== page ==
He also dropped another Easter egg, explaining that many times, cost plays a major role in what is shown in the film. He indicated he had “an amazing, Errol Flynn style fight with Moses climbing up the balcony and fighting the aliens,” but it was too costly. He notes that sometimes, though, innovation comes from brokeness, pointing to George Lucas’ iconic Death Star as something amazing that resulted from a budget issue.
At one point, I wanted to ask a question – after being so amazingly frank on issues of race and stereotypes, how was Cornish going from a project like Attack the Block to a reboot of Tintin? After I identify myself, Cornish reveals he’s actually read some of our commentary (!) and explains that Tintin is a complex character. He notes Tintin was written from 1929 to the 1980s. Hergé later regretted some of what he wrote; Cornish points out the most controversial title (Tintin in the Congo) is still popular in Africa. He also explains that Tintin as a character has evolved; Tintin is a pacifist by the final book, so evolution is built into the text. The movie is based on the 9th book.
As I departed, a reader named Keisha caught up to me in the hallway. We talked a bit about the film and she asked a question that I had wished I’d thought of – since the film was well-received in the UK, did the riots change that perception? It’s a question we will have to find the answer to, perhaps another time. Cornish has hinted at a possible sequel (with ideas supplied by Boyega), but the jury is still out.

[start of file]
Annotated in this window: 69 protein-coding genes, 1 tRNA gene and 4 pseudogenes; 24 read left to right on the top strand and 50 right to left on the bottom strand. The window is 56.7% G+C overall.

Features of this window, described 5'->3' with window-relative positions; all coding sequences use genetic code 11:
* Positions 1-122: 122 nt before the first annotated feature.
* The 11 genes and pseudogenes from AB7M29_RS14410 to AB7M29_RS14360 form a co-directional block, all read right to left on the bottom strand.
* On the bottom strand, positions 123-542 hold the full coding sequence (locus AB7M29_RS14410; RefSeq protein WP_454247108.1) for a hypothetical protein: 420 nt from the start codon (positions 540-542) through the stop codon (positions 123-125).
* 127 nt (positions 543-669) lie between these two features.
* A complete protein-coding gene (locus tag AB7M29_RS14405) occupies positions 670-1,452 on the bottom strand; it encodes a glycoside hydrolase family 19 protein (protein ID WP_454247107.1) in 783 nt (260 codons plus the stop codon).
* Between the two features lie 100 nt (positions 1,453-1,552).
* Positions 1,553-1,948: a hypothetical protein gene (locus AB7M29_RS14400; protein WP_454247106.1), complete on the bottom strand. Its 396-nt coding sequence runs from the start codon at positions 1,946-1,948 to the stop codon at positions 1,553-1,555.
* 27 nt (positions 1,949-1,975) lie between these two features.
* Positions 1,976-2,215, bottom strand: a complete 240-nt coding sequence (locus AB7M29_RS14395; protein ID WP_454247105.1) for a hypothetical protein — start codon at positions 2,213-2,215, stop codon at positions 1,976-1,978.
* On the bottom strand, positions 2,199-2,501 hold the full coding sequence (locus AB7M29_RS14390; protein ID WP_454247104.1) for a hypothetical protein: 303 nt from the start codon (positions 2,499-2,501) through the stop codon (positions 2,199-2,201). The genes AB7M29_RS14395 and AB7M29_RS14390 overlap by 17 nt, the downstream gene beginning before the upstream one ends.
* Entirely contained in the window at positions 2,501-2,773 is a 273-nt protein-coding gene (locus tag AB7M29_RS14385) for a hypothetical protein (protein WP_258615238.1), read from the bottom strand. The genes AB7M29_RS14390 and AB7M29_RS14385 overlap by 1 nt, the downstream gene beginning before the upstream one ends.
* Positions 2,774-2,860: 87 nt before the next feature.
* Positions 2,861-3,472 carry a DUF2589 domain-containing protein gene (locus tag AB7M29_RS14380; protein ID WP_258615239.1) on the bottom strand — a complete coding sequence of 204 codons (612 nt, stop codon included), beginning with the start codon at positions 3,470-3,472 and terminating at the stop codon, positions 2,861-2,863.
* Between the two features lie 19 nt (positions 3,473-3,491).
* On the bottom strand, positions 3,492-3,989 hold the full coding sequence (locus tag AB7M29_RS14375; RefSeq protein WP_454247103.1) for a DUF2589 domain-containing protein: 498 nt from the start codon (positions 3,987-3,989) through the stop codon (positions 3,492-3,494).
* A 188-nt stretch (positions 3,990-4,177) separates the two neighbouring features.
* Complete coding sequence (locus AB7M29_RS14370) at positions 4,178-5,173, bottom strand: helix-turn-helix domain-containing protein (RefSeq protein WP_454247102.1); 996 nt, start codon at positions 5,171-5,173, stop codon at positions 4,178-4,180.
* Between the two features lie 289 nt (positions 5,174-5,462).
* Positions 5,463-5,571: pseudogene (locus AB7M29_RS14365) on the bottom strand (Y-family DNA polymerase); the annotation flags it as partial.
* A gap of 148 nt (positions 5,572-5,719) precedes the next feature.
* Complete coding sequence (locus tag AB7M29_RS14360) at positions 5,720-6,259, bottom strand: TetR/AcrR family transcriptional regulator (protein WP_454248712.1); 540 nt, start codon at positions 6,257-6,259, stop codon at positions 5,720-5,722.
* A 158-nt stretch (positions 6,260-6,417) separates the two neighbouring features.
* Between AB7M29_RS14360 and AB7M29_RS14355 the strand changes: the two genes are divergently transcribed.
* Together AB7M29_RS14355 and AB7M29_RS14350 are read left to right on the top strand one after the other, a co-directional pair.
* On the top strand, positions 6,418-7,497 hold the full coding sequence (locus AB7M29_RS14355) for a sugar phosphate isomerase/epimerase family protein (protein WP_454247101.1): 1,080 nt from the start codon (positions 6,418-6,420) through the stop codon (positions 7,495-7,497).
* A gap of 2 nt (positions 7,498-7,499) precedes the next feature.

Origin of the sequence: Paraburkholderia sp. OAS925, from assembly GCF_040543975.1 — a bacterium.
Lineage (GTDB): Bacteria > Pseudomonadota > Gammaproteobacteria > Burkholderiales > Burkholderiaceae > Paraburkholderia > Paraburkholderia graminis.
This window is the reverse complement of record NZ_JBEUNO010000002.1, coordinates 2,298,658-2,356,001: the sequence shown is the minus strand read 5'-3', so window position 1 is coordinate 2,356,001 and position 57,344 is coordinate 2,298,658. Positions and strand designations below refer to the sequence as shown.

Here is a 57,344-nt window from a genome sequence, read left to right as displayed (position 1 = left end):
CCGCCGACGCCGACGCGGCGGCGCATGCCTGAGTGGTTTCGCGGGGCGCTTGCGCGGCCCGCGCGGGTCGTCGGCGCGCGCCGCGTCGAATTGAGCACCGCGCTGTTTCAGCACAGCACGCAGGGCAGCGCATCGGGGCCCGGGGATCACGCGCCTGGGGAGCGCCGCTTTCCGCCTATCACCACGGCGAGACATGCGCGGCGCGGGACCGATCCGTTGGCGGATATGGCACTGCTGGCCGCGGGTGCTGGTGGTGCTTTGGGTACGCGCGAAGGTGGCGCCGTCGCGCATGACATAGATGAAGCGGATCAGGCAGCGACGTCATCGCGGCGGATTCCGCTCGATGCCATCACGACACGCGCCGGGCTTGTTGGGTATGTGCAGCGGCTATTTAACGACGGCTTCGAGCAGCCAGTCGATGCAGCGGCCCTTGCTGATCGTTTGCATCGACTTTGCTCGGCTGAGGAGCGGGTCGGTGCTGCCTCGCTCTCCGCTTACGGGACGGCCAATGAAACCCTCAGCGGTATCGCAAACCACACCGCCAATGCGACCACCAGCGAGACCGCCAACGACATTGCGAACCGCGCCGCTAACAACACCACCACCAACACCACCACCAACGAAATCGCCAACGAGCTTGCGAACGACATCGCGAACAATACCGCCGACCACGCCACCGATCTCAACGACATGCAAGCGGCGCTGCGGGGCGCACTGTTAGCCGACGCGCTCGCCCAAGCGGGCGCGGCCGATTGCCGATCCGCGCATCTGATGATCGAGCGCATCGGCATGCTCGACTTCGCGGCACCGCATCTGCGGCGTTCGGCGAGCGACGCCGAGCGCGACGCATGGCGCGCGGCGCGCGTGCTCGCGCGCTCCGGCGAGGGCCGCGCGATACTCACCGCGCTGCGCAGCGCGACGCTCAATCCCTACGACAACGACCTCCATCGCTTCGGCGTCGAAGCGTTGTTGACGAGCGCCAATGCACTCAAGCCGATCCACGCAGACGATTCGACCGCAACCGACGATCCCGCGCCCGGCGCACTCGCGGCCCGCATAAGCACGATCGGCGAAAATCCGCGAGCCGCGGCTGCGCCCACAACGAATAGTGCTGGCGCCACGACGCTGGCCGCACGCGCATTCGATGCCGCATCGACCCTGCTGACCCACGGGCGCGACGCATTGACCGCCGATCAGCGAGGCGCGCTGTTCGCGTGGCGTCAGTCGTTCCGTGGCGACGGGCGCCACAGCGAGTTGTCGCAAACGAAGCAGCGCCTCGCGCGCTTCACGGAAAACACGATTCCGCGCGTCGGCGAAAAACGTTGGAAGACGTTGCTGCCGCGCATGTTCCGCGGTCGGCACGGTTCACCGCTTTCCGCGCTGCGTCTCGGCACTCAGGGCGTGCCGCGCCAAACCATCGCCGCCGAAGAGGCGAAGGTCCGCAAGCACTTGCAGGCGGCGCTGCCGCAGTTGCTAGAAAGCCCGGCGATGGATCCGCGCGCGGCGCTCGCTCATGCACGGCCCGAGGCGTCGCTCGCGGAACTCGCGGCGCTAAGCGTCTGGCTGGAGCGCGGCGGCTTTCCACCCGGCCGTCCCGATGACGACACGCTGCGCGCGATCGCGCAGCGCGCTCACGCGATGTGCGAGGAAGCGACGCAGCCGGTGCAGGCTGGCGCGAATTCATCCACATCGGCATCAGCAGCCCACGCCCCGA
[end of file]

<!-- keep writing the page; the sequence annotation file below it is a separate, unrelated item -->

Since we’ve all become huge fans of the film on Racialicious, some of the folks involved in the promotion have offered us a giveaway – one lucky reader will win a free DVD copy of the film, and one runner up will win the theatrical poster. To win, give us your best idea for what should happen in the sequel OR what they should do (or should not do) with an American remake. 300 words max, in the comments to this post, winner selected Friday. If you are not selected, don’t worry – Attack the Block is out on DVD today!
About This BlogRacialicious is a blog about the intersection of race and pop culture. Check out our daily updates on the latest celebrity gaffes, our no-holds-barred critique of questionable media representations, and of course, the inevitable
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Latoya Peterson (DC) is the Owner and Editor (not the Founder!) of Racialicious, Arturo García (San Diego) is the Managing Editor, Andrea Plaid (NYC) is the Associate Editor. You can email us at firstname.lastname@example.org.